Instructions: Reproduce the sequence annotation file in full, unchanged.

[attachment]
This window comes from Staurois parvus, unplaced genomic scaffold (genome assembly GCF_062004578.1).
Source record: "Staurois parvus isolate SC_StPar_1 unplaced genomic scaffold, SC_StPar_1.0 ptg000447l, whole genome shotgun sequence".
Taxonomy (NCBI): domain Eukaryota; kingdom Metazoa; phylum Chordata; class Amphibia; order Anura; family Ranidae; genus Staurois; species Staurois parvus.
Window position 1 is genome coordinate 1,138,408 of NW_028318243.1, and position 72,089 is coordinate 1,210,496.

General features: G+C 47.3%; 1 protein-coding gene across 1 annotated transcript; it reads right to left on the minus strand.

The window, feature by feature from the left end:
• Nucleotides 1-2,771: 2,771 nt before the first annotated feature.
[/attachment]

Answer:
This window comes from Staurois parvus, unplaced genomic scaffold (genome assembly GCF_062004578.1).
Source record: "Staurois parvus isolate SC_StPar_1 unplaced genomic scaffold, SC_StPar_1.0 ptg000447l, whole genome shotgun sequence".
Taxonomy (NCBI): domain Eukaryota; kingdom Metazoa; phylum Chordata; class Amphibia; order Anura; family Ranidae; genus Staurois; species Staurois parvus.
Window position 1 is genome coordinate 1,138,408 of NW_028318243.1, and position 72,089 is coordinate 1,210,496.

General features: G+C 47.3%; 1 protein-coding gene across 1 annotated transcript; it reads right to left on the minus strand.

The window, feature by feature from the left end:
• Nucleotides 1-2,771: 2,771 nt before the first annotated feature.